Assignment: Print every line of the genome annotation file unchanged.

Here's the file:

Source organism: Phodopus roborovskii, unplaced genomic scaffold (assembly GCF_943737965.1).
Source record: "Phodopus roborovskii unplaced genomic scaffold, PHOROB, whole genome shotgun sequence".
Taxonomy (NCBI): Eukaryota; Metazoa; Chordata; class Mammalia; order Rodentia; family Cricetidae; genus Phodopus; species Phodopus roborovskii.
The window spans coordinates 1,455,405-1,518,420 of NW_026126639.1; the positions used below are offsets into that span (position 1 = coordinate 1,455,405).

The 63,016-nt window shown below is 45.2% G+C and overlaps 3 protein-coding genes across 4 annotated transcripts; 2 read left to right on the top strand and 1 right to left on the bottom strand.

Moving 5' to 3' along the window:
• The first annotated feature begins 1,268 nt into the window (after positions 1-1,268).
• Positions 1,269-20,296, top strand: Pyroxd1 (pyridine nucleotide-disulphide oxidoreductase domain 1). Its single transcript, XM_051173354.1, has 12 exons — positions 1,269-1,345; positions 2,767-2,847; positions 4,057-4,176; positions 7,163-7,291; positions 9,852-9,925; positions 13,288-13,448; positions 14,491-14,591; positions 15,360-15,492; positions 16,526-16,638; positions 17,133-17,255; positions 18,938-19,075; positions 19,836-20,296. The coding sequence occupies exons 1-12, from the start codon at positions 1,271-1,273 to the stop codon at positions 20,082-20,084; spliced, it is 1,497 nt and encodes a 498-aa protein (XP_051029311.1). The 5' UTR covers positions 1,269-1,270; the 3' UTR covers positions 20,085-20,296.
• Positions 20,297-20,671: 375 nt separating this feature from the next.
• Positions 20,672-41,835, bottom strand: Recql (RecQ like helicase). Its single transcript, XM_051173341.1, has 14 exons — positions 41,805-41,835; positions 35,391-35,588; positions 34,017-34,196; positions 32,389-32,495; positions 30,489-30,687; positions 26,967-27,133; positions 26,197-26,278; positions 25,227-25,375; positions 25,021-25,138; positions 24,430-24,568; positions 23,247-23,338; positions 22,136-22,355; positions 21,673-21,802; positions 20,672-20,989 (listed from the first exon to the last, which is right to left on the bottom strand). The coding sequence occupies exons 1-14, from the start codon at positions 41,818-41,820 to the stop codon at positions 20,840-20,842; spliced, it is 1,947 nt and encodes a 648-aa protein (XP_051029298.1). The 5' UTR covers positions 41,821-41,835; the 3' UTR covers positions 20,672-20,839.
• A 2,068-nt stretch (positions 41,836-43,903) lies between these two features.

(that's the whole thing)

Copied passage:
Source organism: Phodopus roborovskii, unplaced genomic scaffold (assembly GCF_943737965.1).
Source record: "Phodopus roborovskii unplaced genomic scaffold, PHOROB, whole genome shotgun sequence".
Taxonomy (NCBI): Eukaryota; Metazoa; Chordata; class Mammalia; order Rodentia; family Cricetidae; genus Phodopus; species Phodopus roborovskii.
The window spans coordinates 1,455,405-1,518,420 of NW_026126639.1; the positions used below are offsets into that span (position 1 = coordinate 1,455,405).

The 63,016-nt window shown below is 45.2% G+C and overlaps 3 protein-coding genes across 4 annotated transcripts; 2 read left to right on the top strand and 1 right to left on the bottom strand.

Moving 5' to 3' along the window:
• The first annotated feature begins 1,268 nt into the window (after positions 1-1,268).
• Positions 1,269-20,296, top strand: Pyroxd1 (pyridine nucleotide-disulphide oxidoreductase domain 1). Its single transcript, XM_051173354.1, has 12 exons — positions 1,269-1,345; positions 2,767-2,847; positions 4,057-4,176; positions 7,163-7,291; positions 9,852-9,925; positions 13,288-13,448; positions 14,491-14,591; positions 15,360-15,492; positions 16,526-16,638; positions 17,133-17,255; positions 18,938-19,075; positions 19,836-20,296. The coding sequence occupies exons 1-12, from the start codon at positions 1,271-1,273 to the stop codon at positions 20,082-20,084; spliced, it is 1,497 nt and encodes a 498-aa protein (XP_051029311.1). The 5' UTR covers positions 1,269-1,270; the 3' UTR covers positions 20,085-20,296.
• Positions 20,297-20,671: 375 nt separating this feature from the next.
• Positions 20,672-41,835, bottom strand: Recql (RecQ like helicase). Its single transcript, XM_051173341.1, has 14 exons — positions 41,805-41,835; positions 35,391-35,588; positions 34,017-34,196; positions 32,389-32,495; positions 30,489-30,687; positions 26,967-27,133; positions 26,197-26,278; positions 25,227-25,375; positions 25,021-25,138; positions 24,430-24,568; positions 23,247-23,338; positions 22,136-22,355; positions 21,673-21,802; positions 20,672-20,989 (listed from the first exon to the last, which is right to left on the bottom strand). The coding sequence occupies exons 1-14, from the start codon at positions 41,818-41,820 to the stop codon at positions 20,840-20,842; spliced, it is 1,947 nt and encodes a 648-aa protein (XP_051029298.1). The 5' UTR covers positions 41,821-41,835; the 3' UTR covers positions 20,672-20,839.
• A 2,068-nt stretch (positions 41,836-43,903) lies between these two features.